Posts Tagged ‘Victory’

‘Media responsible for Gujarat’s national impact’

28 December 2007

Swapan Dasgupta in The Telegraph, Calcutta:

“In Gujarat, the media were neither disinterested observers nor merely biased against Narendra Modi; they were an active participant. From disseminating ridiculous stories about lack of crowds in Modi’s meetings and overplaying the Patel revolt in Saurashtra to Yogendra Yadav’s self-confessed doctoring of the exit polls, the media took it upon themselves to ensure Modi’s defeat. The suggestion that the English-language media were the worst offender is not true; for purely collateral reasons the Gujarati print media led the charge.

“Media activism ensured that a large section of India switched on to their TV sets last Sunday morning fully expecting the downfall of the man who has been painted as a cross between Hitler and Attila the Hun. The results helped catapult Modi to the national stage as the man who could dare—and win. If it hadn’t been for the media becoming a prisoner of their own fabrications, the impact of Gujarat would have been strictly regional.”

Read the full article: Merchant of victory

Cartoon: courtesy E.P. Unny/ The Indian Express

Is the BJP still just a ‘Hindu nationalist party’?

24 December 2007

The phrase “Hindu nationalist” has almost always prefaced western media reports of the BJP, and it is no different despite Narendra Modi‘s sensational, conversation-stopping hat-trick. But it is not just fair-skinned whites who feel dutybound to slap the appellation.

# “Hindu Radical re-elected in India,” screams The New York Times. “On Sunday, voters re-elected the politician, Narendra Modi, arguably India’s most incendiary officeholder, as the chief minister of the western state of Gujarat, reports Somini Sengupta.

# “Hindu nationalists win key vote,” says The Washington Post. “Hindu nationalists won a solid victory Sunday in a closely watched election in Gujarat, one of India’s wealthiest and most restive states, further weakening the ruling Congress party ahead of national elections,” reports Emily Wax.

“Narendra Modi, the Hindu nationalist and chief minister of the western state of Gujarat has now staked his claim to leadership of his party—and perhaps his country,” reports Jeremy Page, in The Times, London.

#”The Hindu nationalist BJP has won a key election in the western Indian state of Gujarat, final results show,” says the BBC.

# “Gujarat Chief Minister Narendra Modi, admired by corporate India as a model politician and feared by Muslim and Christian minorities as a messianic Hindu icon not averse to violence, scored an emphatic victory on Sunday,” reports Jawed Naqvi in The Dawn, Karachi.

# “Controversial Hindu nationalist party leader Narendra Modi swept back to power in… in the Hindu nationalist bastion… in what was called a national victory over the rival Congress Party,” reports Ajay Jha in Gulf News, Dubai.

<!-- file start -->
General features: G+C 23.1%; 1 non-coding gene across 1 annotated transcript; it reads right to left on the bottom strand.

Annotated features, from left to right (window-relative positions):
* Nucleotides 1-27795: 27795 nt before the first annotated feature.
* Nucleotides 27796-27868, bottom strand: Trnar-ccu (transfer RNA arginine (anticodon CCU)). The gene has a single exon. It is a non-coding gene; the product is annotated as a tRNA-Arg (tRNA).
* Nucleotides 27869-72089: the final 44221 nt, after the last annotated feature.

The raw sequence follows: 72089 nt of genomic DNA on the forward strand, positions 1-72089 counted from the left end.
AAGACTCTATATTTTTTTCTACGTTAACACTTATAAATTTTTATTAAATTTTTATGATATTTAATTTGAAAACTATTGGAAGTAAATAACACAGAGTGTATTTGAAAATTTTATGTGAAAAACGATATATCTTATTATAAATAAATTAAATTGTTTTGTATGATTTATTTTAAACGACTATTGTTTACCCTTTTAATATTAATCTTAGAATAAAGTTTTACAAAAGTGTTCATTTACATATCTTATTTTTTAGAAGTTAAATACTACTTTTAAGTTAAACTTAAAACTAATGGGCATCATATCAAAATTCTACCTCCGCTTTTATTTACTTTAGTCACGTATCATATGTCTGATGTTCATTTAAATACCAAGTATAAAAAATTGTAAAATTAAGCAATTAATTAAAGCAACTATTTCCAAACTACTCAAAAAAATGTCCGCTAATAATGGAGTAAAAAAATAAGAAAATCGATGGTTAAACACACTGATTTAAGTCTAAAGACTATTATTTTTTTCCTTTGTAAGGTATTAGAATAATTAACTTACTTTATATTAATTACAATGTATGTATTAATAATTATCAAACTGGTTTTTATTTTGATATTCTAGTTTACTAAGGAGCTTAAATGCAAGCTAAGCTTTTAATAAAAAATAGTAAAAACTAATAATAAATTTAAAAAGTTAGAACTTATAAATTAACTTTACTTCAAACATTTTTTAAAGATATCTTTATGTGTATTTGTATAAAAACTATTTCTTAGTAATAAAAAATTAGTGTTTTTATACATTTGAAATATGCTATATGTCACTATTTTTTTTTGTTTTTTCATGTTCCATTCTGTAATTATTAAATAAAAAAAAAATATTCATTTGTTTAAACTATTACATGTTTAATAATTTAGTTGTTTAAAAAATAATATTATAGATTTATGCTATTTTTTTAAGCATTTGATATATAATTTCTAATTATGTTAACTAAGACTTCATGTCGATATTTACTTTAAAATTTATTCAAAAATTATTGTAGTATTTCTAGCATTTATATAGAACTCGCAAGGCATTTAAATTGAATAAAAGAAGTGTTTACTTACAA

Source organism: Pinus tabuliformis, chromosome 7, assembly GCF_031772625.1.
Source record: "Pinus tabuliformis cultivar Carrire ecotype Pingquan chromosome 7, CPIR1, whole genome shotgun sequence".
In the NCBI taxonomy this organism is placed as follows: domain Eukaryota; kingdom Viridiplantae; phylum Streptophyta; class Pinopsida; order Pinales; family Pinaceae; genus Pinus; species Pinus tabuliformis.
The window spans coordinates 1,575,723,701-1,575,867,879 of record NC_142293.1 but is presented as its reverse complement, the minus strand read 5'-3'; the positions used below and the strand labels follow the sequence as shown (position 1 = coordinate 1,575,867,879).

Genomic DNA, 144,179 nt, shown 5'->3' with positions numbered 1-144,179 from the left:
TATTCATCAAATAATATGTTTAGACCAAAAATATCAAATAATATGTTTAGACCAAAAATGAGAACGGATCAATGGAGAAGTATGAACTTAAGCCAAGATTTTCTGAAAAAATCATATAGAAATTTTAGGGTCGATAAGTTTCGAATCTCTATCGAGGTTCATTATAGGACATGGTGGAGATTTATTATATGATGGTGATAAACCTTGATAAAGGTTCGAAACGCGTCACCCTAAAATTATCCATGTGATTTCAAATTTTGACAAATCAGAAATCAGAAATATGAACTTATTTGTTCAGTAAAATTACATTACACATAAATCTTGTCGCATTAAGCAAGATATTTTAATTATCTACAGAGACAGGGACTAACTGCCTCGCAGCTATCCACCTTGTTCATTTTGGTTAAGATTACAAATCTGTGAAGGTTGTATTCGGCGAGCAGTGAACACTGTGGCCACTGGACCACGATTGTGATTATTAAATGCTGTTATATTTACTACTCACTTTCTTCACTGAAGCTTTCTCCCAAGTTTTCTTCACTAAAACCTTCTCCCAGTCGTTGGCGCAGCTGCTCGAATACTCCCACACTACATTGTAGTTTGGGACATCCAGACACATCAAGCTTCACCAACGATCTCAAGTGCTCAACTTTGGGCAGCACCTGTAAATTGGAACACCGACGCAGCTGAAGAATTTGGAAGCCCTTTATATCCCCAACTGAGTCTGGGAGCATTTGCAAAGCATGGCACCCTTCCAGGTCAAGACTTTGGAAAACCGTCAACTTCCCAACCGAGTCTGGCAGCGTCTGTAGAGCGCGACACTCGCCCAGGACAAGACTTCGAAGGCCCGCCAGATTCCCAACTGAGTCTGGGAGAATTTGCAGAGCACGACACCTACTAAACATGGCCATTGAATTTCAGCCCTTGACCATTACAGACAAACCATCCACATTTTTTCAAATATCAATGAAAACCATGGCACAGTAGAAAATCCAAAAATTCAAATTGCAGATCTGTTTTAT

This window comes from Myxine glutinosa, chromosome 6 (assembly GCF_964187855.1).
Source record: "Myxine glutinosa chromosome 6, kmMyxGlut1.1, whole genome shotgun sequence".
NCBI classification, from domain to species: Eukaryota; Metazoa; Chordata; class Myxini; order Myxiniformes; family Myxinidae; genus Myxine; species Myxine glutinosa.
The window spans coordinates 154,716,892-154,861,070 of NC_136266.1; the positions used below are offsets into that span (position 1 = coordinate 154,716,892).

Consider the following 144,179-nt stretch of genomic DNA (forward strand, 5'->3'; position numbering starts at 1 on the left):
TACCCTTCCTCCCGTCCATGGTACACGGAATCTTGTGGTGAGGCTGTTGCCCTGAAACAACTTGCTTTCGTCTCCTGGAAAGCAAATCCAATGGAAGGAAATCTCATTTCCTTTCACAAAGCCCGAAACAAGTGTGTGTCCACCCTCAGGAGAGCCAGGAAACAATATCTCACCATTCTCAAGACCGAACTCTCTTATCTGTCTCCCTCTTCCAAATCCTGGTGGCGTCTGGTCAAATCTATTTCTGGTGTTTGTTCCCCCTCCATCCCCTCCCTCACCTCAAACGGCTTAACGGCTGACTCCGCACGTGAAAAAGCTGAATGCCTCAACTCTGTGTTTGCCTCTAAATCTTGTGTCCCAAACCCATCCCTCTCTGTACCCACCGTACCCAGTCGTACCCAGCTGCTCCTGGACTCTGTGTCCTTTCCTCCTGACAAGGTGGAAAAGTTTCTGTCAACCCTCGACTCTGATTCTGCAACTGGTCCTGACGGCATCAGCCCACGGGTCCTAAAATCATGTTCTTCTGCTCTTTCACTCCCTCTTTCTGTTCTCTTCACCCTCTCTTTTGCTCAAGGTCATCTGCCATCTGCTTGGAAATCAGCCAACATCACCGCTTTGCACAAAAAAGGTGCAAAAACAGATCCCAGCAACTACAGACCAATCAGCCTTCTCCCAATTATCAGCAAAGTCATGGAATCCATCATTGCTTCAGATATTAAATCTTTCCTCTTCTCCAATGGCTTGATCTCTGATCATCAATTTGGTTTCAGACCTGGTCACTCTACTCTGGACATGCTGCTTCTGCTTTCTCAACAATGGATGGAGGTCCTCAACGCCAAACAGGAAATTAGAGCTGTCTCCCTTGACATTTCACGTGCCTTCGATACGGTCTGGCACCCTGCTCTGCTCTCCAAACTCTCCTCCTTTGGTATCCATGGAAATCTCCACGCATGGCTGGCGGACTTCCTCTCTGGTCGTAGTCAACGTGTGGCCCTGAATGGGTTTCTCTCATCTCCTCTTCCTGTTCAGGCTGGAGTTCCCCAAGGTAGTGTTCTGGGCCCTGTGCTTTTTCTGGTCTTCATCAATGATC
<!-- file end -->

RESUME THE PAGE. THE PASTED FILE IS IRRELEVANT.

# “Controversial Hindu nationalist party leader Narendra Modi swept back to power by a wide margin in India’s religiously divided state of Gujarat yesterday,” reports Agence-France Press in The South China Morning Post, Hong Kong.


Should the BJP take offence at being straitjacketed as “Hindu nationalists” like “Islamic fundamentalists”? Should it just not care since this is just the outpouring of what it calls “a pseudo-secular, English media”? Should it be justly proud of the epithet?

Cross-posted on sans serif

Analyse this: How shrinks view the Modi win

24 December 2007

G.S. Mudur, the science correspondent of The Telegraph, Calcutta, has an interesting piece on the state of Narendra Modi‘s mind after his victory—“an emotional zenith, an elevated sense of self-image, a feeling beyond happiness, and a stronger-than-ever motivation towards his future goals”.

One psychologist, who has worked with children affected by the 2002 pogrom, says “a feeling of righteousness could in some cases push an election victor towards less tolerance for criticism and even less tolerance for differences of opinion.”

# “The win is likely to reinforce his belief in his own actions,” according to Alok Sinha, a behavioural psychologist and counsellor based in Lucknow. “For him, it’s likely to be seen as the people’s pronouncement on his actions.”

# “Winning is like an addiction. It can lead to a euphoric high, but it could also reinforce a belief that all that one did was correct,” according to Sandeep Vohra, a neuropsychiatrist at the Apollo Hospital in New Delhi.

# “In an election victory, the sense of elation occurs in different degrees in different people, but is likely to be higher among right-wing politicians,” according to Rajat Mitra, a clinical psychologist based in New Delhi

Read the full story: Victor’s high: More motivation, less tolerance